RE: Bye bye Prime
(08-28-2014 11:27 PM)rprosperi Wrote:  I never thought about this way before, but Walter may have captured the essence of what is 'classic' RPN by adding 'top level replication and roll'.

Unfortunately, even that phrase is ambiguous; it doesn't distinguish between X-entry RPN and some recent 4-level entry line RPN models which also have top level replication and roll, e.g. the HP 20b and 30b in RPN mode. For example, in classic RPN, 1 ENTER 2 ENTER + yields 4, but it yields 3 on the HP 20b and 30b. Also, on the 20b and 30b, Clear stack, 5 ENTER CE (clear entry) 6 ENTER results in 0, 0, 0, 6 on the stack, whereas in classic RPN you'd get 0, 5, 6, 6. Huge difference. But they both have top level replication and roll. So that's not a defining difference.

<0|ɸ|0>
-Joe-
08-29-2014, 05:55 AM (This post was last modified: 08-29-2014 05:55 AM by eried.)
Post: #29
 eried Senior Member Posts: 741 Joined: Dec 2013
RE: Bye bye Prime
(08-28-2014 05:44 PM)Joe Horn Wrote:  because Prime's RPN stack is 128 levels high

So the Prime is $(RPN)^{3.5}$

My website: erwin.ried.cl
08-29-2014, 06:55 AM
Post: #30
 walter b On Vacation Posts: 1,957 Joined: Dec 2013
RE: Bye bye Prime
(08-28-2014 10:05 PM)Don Shepherd Wrote:  RPN machines (65, 12c, 32sii) used easy-to-understand keystroke programming while RPL machines (48, 49) used those weird commands like <dup> <dup> and so on, which I never took the time to learn although I admit it seems to be a powerful system.

I concur, though that seems a necessary but not sufficient condition.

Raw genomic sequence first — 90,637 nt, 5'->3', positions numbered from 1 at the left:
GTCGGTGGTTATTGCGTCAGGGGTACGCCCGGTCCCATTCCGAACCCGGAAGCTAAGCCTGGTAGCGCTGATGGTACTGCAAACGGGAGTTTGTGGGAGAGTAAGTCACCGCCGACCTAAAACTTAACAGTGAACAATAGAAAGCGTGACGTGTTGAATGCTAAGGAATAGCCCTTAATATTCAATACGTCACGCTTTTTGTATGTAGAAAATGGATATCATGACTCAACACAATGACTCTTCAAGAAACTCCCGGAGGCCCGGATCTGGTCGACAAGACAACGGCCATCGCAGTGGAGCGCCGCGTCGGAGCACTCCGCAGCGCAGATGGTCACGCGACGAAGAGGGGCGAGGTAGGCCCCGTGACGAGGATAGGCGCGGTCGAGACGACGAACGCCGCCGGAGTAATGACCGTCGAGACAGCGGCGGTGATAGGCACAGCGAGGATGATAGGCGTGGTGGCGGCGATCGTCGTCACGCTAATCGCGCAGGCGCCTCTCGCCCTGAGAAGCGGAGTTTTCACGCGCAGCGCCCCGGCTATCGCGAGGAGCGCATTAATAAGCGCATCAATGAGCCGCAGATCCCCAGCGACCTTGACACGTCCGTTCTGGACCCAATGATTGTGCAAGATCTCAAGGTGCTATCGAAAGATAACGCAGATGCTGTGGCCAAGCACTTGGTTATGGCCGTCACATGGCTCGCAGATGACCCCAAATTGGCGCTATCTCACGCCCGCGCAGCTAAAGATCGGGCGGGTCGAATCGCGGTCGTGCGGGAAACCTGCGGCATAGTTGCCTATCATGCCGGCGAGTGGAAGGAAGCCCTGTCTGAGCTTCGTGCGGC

d:-)
08-29-2014, 07:08 AM (This post was last modified: 08-29-2014 07:17 AM by walter b.)
Post: #31
 walter b On Vacation Posts: 1,957 Joined: Dec 2013
RE: Bye bye Prime
Ok, let's try to structure the mess a bit (just by heart, I don't have any machine at hand right now):
1. From the HP-35 to the HP-42, I'd say, RPN was unambiguous in the HP world: 4 levels, top level repetition, roll - I suggest calling that classic RPN.
2. With the HP-28 and -48, infinite stack appeared and RPN was changed to RPL - that powerful UI that Don, Valentin, and others love so much.
3. Recently (i.e. with the HP-20b and -30b, but maybe more) a RPN dialect appeared featuring 4 stack levels plus an entry register as introduced with RPL.
I hope these are all the basic categories. They will need some polishing certainly.

d:-)
08-29-2014, 08:08 AM
Post: #32
 lmmt61 Junior Member Posts: 12 Joined: Feb 2014
RE: Bye bye Prime
For me, RPL is equivalent to a graphical screen showing several stack lines and with the capacity to put in those lines numbers, variables, programs, etc., altogether. I know that RPL is more related to the programming language but I identify a RPL machine with the other posibilities I have mentioned.
RPN calculators are more related to 1 or 2 screen lines with a limited stack and without the mixture of objects in the stack, at leas not as explicit as with RPL. Of course the programming method is also different.
I really prefer RPL calcs because of the "side effects" (bigger screen, memory, stack, etc.) coming with it.
08-29-2014, 09:24 AM (This post was last modified: 08-29-2014 09:44 AM by walter b.)
Post: #33
 walter b On Vacation Posts: 1,957 Joined: Dec 2013
RE: Bye bye Prime
BTW, that definition / categorization is independent of the physical size and shape of the device under investigation. E.g. with the 43S, you'll get RPN on a multiline display.